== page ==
Wall sculptures are a unique presentation of photography because they are 3-dimensional. A photograph is two-dimensional having only length and width. Adding a real third dimension to a photographic print - depth - adds an extra experience when viewing the image. It becomes a for sculpture for the wall - a PhotoSculpture.

Light falling over shapes and forms create shadows and shadows create depth both real and perceived. Shadow

areas in a print help to create depth. But as important as they are, in a print these are images of a shadow - they are not real.


In a PhotoSculpture there are also real shadows created by the three-dimensionality of the work itself. As the light changes the shadows change and what you're viewing changes before your eyes. 

My inspiration for creating PhotoSculptures came from full page magazine advertisements that used a college of overlapping images to help create the message. To help create the illusion of depth on a page it was typical to add "drop shadows" to add a sense of dimension to the image. I thought "what if the shadows were real", followed by "how could I do that" - and an actual three-dimensional photograph, a PhotoSculpture, became a reality.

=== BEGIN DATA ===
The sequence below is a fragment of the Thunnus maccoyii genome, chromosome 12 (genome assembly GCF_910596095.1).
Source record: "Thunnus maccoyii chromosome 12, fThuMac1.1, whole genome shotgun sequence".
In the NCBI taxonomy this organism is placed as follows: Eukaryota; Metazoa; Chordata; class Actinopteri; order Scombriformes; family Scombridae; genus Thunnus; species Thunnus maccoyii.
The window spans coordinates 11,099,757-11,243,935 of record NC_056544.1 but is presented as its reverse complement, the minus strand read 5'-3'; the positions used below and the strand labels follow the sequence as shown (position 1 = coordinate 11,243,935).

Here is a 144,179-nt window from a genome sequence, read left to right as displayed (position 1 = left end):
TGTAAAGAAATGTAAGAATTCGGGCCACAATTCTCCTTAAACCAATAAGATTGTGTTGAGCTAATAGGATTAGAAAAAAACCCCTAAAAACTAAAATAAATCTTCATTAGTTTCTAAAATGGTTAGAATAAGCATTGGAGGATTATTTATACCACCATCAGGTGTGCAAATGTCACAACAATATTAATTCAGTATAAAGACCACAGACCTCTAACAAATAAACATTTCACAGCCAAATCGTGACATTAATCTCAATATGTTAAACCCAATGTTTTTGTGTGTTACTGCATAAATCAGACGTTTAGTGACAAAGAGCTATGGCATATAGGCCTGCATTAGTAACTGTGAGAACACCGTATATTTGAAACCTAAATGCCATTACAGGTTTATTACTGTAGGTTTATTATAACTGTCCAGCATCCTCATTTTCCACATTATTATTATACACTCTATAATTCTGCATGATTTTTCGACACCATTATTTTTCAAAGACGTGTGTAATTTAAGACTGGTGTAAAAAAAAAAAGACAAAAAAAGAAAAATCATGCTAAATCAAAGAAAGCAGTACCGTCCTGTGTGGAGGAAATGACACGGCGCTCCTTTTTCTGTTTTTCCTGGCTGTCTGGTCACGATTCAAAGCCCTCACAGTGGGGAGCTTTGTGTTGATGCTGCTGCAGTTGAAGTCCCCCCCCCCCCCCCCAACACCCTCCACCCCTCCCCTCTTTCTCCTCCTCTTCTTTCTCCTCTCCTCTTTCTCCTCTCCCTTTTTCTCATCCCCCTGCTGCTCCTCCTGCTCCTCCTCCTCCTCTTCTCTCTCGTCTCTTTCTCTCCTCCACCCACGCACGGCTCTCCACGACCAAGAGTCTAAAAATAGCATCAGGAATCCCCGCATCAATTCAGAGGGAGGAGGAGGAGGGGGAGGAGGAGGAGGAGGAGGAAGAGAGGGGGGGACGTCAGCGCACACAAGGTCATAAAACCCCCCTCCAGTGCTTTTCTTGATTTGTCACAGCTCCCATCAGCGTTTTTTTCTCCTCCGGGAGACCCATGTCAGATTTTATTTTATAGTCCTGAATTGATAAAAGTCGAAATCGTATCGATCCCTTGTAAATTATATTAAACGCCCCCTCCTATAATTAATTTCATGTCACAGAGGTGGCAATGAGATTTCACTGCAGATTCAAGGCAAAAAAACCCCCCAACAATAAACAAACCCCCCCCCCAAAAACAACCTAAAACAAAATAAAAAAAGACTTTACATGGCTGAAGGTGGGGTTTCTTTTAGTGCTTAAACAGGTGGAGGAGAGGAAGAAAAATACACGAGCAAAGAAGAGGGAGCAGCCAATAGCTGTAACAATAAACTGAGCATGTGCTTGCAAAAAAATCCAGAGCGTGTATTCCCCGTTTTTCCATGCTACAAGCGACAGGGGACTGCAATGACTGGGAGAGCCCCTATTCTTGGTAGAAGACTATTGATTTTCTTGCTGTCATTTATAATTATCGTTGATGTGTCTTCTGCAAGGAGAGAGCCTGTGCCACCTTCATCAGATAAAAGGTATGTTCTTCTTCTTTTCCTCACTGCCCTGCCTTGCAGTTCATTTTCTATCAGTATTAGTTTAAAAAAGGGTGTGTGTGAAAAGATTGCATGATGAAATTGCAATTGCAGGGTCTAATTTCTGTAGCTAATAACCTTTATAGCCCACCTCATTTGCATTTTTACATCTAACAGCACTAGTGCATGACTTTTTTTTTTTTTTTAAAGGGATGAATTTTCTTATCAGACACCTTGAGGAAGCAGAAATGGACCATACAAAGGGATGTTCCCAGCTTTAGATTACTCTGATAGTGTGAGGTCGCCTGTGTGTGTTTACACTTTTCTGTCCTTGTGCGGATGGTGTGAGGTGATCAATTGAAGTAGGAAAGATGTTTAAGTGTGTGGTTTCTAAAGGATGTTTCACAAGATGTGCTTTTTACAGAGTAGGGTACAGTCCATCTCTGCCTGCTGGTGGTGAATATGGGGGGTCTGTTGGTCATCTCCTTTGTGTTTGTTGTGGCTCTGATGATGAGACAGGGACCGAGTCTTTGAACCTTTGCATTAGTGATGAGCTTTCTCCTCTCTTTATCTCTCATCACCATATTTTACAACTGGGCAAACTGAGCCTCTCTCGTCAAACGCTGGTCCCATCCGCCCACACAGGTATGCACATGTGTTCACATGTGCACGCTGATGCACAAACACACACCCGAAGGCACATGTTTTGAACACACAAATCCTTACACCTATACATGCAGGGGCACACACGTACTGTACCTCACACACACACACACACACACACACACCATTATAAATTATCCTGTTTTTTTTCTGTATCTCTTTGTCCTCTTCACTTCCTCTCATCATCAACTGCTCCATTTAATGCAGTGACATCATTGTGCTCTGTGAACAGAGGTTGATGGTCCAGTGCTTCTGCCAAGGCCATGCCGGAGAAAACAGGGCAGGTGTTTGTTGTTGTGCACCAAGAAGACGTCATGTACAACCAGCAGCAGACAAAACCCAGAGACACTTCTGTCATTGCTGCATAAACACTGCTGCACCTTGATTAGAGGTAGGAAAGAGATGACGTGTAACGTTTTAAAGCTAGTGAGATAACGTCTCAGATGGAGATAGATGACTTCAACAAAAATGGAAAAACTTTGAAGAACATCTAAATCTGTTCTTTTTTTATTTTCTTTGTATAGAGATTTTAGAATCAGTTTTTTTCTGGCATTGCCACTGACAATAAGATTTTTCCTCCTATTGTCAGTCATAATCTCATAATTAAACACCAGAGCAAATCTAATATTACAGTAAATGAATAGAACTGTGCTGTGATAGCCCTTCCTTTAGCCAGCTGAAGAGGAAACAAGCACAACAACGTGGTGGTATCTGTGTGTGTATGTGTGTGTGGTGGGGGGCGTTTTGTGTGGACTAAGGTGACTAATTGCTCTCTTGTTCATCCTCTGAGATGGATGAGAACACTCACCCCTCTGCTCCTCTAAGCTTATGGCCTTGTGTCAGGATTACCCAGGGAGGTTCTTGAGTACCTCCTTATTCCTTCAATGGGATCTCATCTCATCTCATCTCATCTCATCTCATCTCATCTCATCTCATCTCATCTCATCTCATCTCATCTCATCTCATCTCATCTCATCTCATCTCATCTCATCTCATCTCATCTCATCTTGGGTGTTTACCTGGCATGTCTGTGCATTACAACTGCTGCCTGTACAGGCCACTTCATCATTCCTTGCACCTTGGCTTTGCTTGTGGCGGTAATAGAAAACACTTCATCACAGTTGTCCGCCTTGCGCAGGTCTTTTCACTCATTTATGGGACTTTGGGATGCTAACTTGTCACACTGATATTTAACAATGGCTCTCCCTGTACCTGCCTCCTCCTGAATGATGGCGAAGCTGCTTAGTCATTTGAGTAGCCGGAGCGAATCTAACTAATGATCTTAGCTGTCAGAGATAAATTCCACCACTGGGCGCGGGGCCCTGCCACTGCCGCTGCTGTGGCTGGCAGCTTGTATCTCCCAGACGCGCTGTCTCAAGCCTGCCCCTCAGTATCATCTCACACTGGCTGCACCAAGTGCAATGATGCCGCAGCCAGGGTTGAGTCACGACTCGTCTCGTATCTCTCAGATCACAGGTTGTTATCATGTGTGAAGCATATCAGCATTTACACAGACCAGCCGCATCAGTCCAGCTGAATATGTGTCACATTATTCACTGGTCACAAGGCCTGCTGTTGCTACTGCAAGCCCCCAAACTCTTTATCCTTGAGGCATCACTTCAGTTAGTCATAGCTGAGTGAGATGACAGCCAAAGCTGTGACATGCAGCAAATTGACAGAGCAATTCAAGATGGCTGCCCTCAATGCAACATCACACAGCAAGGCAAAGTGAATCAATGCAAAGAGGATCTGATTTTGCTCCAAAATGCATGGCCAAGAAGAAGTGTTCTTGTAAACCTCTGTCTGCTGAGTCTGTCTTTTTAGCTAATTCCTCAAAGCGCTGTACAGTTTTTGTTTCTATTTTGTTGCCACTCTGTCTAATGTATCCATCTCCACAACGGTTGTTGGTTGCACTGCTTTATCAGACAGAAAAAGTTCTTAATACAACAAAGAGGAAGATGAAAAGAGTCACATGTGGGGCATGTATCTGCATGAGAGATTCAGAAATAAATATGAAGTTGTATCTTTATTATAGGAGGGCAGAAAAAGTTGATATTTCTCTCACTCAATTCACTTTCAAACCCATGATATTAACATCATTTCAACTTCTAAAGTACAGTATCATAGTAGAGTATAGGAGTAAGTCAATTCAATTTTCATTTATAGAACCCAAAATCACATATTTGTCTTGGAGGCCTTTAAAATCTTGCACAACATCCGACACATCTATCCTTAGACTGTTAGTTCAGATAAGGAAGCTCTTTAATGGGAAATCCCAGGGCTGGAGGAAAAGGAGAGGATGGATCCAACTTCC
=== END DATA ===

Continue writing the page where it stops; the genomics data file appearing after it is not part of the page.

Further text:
To create a wall sculpture I first divide a photograph into overlapping segments. There is no formula to do this - each image is unique in its own way so I let the content of the image inspire how it is deconstructed.  Each segment is printed and mounted and shaped, if necessary. Then the 

individual print segments are reassembled in registration to create the final work. The overlapping of the prints adds the physical depth to the reconstruction and also make it possible to see behind/"around" each segment. The resulting PhotoSculpture provides a viewing experience like no other - what you see is literally determined by where you stand - truly unique.

Photographs on a screen have only two dimensions. To provide a sense of the three dimensions that 

PhotoSculptures have, I have digitally created shadows to imitate the viewing experience.

Take a virtual tour of a PhotoSculpture: 


I believe that a large part of the art of making a photograph comes after clicking the shutter button on the camera. To me that means having control of the image from the time of taking the original, making creative adjustments (called "editing" or "post-processing") through to the final print. 

Printing is an art in itself - one I've been studying for many years. All my giclee prints are made on fine art paper using archival inks to ensure both their longevity and your viewing pleasure. 


Contact me to learn how.

- write me: coldwellfineart@gmail.com

- call me:   902-266-3228

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© 2020 by Coldwell Fine Art Photography


Dartmouth, N.S  Canada